In the concluding episode of the season White Jesus finally makes an appearance, played by Incubus front man Brandon Boyd. The teens have traveled to Los Angeles to honor the wish of a deceased friend by visiting the ocean. Their car is stolen while they are in a restaurant, and they do not know where to turn for help. At that point White Jesus appears and guides them the final five miles to the beach. He gives them verbal directions and walks with them.

Jesus is a homeless man who offers to share his humble shelter in a homeless encampment for the night. The police raid the area at dawn and everyone scatters. The teens lose track of White Jesus, but they follow his directions until they reach the ocean. 

On the beach one of the teens offers a prayer, and they proceed to wade into the ocean, where they have an emotional visionary reunion with their deceased friend. The camera cuts to White Jesus on the Beach. Reminds me of the Easter story.

I loved that Jesus appeared as a homeless man, although his use of Elizabethan language is cringeworthy. I loved that these teenage sinners, whose language is consistently “salty” and whose behavior is often illegal, feel so comfortable following Jesus. At the same time they realize that White Jesus is part of the White man’s religion and culture, which is suspect because of its history with Native Americans. Yet they are open to Jesus.

The name of the show brought to my mind the gospel story of Jesus meeting an indigenous woman. She is identified as a Canaanite, who were the indigenous people of the land of Canaan. She calls out to Jesus to heal her daughter. Jesus replies with what appears to be a racial epithet. His remark sounds disturbing to our modern ears, which are so sensitive to verbal insults.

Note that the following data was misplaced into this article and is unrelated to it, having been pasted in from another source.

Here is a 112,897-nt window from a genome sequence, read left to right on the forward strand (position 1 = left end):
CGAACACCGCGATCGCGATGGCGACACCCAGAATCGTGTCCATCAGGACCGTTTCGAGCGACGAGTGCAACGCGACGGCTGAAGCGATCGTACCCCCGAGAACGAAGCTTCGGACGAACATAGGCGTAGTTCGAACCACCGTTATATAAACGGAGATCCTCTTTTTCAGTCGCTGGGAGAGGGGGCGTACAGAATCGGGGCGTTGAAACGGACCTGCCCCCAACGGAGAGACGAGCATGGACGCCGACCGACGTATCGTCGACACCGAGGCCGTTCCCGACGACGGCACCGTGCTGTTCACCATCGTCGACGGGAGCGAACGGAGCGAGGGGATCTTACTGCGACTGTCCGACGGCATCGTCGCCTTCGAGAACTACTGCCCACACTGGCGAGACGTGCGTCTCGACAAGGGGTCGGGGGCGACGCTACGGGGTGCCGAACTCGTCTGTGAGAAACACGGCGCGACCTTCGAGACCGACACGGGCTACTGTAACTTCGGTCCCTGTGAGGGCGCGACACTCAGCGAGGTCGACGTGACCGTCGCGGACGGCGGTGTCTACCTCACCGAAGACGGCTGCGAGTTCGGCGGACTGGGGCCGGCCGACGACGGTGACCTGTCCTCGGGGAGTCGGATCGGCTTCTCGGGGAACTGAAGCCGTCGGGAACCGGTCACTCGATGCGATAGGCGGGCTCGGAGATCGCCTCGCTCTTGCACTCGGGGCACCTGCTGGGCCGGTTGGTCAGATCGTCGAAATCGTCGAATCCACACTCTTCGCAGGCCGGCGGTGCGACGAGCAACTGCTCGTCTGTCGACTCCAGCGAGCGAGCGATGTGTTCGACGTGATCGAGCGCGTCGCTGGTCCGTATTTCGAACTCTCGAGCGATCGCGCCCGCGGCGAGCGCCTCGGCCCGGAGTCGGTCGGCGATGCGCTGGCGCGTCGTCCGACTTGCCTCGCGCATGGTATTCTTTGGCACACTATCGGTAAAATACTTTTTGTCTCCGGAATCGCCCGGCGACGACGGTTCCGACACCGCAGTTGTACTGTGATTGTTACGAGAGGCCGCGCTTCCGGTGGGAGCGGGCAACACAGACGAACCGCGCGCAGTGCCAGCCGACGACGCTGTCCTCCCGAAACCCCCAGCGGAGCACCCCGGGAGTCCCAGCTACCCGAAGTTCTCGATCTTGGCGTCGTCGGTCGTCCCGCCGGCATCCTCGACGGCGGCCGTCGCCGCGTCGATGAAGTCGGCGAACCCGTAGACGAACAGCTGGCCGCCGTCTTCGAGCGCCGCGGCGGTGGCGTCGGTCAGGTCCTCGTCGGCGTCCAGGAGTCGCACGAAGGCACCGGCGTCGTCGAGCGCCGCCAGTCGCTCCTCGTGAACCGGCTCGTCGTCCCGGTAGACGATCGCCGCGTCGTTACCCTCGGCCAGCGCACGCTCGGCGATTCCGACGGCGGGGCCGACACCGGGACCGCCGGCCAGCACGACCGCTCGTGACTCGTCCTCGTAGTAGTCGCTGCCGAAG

Jesus says, “I was sent only to the lost sheep of Israel. It is not right to take the children’s bread and toss it to the dogs.” Her reply: “Yes it is, Lord. Even the dogs eat the crumbs that fall from their master’s table.” Jesus then praises this woman’s “great faith” and heals the girl. I think Jesus recognized and overcame his own ethnic bigotry at that moment. Jesus learned from this encounter.

The idea that Jesus may have learned something from this indigenous woman may be controversial to Christians who think of Jesus in terms of unchanging perfection, but the Bible tells us that Jesus “grew in wisdom” and “learned obedience.” In his willingness to learn and change Jesus is our example in the spiritual life.

I don’t know if the writers of the show had this biblical scene in mind when they named the show. But I see parallels between the “reservation dogs” (which is the name the teens gave their gang) and the Canaanite woman. I see “great faith” in both. I see indigenous faith in both. I see a type of faith that White Christians with our White Jesus need to learn from – in order to overcome our racism and ethnocentrism as Jesus did. May we have eyes to see and ears to hear.

Friday, September 30, 2022

The Gospel of Ruth

I am presently part of an online Bible Study at our church. I am not the leader, just a participant. So I get to throw in my “two cents” along with all the other two-centers. It is the first time since I retired six years ago that I am participating in a study at this church. God bless the present pastor for welcoming me!

We are studying the Old Testament book of Ruth. Ruth is a favorite of many Christians. It ordinarily presented as a love story about a righteous man who meets a virtuous woman and live happily ever after. While focusing on the romance, the radical nature of the book is often overlooked.